I think John Spencer has many great things to say, but this blog post is incredible: “A Week without Homework Challenge.”

In this, he proposes teachers take a week where they assign no homework. Tweet about it at #weekwithouthomework, check out the Facebook group, and see the Google doc he started.

I wish we could get back all the time we’ve struggled with my daughter, in particular, over homework. She has hated homework since 1st grade. Spelling practice, math drills, worksheets. I totally agree with the premise of this concept that learning at home or working at home is fine. It all depends on who is initiating the work.

For example, I’ve never seen her work harder than she did doing a History Day project. She had a topic that fascinated her. She was able to demonstrate her knowledge in a medium that works for her (she made a 10-minute documentary, as opposed to another multiple choice test.) She loved doing that project, and it showed in the outcome. The multiple choice tests? math tests? spelling tests? not so much.

They mention the parent struggles. We’ve fought with her, we’ve accused her of being lazy, unfocused, and more. I’m not proud of that.It’s been an issue in our family for years. Yet, I watch her doing the things she loves- she’s incredibly focused, works very hard. We always joked that my kids learned more in the summer camps where they were allowed to explore their passions.

Tomorrow, Sunday, she will probably spend 8-10 hours doing homework. We’ll argue, I’ll feel stressed because she’s not done. And what does it get her? another multiple choice test. What does it keep her from? It keeps her from focusing on her music, it keeps her from spending time with family, from getting outside to ride her bike and help with the yard. In the end, it defeats her spirit. And why? “To be ready for college” is what all her teachers would say.

So, please keep up this no homework movement. As a parent, I thank you. I wish my kids were in your classes!


Ran across this blog post this morning, In BYOT it’s the Y and O That Matters, by Peter DeWitt. Wow. It rang true for us. I just have to share a couple of quotes:

I feel that it is our job as educators to teach students how to use something properly rather than ban it because it makes us uncomfortable.

He quotes from a report by Karen Greenwood-Henke, “BYOT: How Personal Technology is Transforming the Classroom.” (MDR EdNET Insight.) I must get my hands on this report. These quotes are powerful, and this is where the Y and O part come from — Your Own.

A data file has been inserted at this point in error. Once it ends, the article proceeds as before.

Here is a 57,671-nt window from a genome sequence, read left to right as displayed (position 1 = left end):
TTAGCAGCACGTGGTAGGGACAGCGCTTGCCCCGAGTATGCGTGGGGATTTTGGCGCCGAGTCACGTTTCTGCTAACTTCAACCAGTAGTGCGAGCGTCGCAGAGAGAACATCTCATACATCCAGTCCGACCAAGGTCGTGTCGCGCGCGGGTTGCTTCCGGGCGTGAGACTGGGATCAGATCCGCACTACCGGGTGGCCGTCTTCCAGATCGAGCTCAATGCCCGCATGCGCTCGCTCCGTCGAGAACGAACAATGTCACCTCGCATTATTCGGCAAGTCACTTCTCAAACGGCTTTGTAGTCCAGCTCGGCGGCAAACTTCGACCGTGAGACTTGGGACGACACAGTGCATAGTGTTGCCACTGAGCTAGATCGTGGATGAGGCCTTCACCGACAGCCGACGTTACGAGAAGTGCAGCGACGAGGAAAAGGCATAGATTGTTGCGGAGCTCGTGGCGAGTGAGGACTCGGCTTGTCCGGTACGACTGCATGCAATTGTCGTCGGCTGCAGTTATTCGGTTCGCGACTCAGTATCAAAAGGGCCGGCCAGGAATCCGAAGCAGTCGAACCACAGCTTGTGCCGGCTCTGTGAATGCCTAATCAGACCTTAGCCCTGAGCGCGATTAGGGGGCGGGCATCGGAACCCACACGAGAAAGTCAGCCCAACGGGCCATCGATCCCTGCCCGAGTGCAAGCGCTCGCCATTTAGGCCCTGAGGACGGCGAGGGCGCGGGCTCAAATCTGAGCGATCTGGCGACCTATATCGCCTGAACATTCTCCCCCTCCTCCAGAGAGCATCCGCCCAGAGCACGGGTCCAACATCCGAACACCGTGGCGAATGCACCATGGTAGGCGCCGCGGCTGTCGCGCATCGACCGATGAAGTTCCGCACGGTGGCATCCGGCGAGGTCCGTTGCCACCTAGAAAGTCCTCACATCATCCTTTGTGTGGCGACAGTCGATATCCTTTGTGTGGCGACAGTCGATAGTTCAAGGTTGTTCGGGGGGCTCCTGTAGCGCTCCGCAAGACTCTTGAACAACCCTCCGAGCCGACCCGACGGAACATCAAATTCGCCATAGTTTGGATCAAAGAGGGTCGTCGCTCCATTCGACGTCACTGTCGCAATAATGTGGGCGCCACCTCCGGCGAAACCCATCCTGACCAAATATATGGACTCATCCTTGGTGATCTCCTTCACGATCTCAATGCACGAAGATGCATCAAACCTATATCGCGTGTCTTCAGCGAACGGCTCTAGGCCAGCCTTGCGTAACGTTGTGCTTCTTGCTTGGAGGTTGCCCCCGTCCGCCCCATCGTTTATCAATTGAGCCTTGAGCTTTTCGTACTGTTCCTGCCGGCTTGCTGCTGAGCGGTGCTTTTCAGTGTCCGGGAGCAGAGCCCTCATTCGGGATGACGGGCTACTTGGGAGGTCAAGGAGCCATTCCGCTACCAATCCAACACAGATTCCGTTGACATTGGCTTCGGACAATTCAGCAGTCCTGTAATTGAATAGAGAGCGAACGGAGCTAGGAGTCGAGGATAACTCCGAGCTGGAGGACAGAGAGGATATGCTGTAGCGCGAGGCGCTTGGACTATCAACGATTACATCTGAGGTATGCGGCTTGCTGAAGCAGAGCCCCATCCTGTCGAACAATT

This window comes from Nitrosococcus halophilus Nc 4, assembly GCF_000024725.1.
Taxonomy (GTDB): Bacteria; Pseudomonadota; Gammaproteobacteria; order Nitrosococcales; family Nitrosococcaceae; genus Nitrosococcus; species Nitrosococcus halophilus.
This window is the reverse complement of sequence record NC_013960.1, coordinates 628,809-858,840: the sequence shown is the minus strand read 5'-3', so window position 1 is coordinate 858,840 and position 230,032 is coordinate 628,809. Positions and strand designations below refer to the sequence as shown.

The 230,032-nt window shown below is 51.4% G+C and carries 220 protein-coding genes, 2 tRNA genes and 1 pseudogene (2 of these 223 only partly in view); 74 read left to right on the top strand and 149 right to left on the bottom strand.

Personal technology is loaded with your calendar, your contacts, your preferred applications, and organized the way that makes sense to you. Students become better organized, more productive, and have the potential to be self-directed learners when they use their personal technology. “It’s a piece of you” (Greenwood-Henke. MDR. 2012).


While it’s only been three weeks, we’ve really seen this with my son and the iPad we got for him at school. As I’ve said in previous posts, he’s taken true ownership over the tool – and is using it well. He’s found things that work for him. He tested and rejected a couple of planner apps, he’s set up Evernote, his apps are organized in folders in a way that I would never do, but it works for him. While I’m not sure I think BYOT is the best way, I do think a 1:1 is the only way. Shared devices don’t allow the ownership, the personalization, the 24/7 access and the immediacy that 1:1 programs promote. And these are what makes it work.


Called to the Office: The Outcome

As previously posted, our tech experiment resulted in being called to the office because I wouldn’t sign the technology policy because it said that students couldn’t use devices unless directed by the teacher. Obviously, sending an iPad to school with my son violated that rule.

Long story short, my son gets to use the iPad. He has a medical disability that will allow him to have a device as part of his accommodations. (Mind you, I specified “a digital device” — not an iPad — because who the heck knows what it’ll be in 2 or 4 years.)

My son was very eloquent in describing how he’s using the iPad and how it helps him in school (with or without the medical disability.) He demonstrated his planner app, Evernote, Penultimate, all the while explaining how he uses it and why.

I appreciated the conversation, as I learned a bit more behind the school’s thoughts andwe opened the door to additional conversation.

But more, I’ve seen personally  the power in personalized technology and what it can do for learning. My son has taken ownership, experimented, tested, tried new things, thought differently about presenting information. It’ll be an experiment worth watching this year.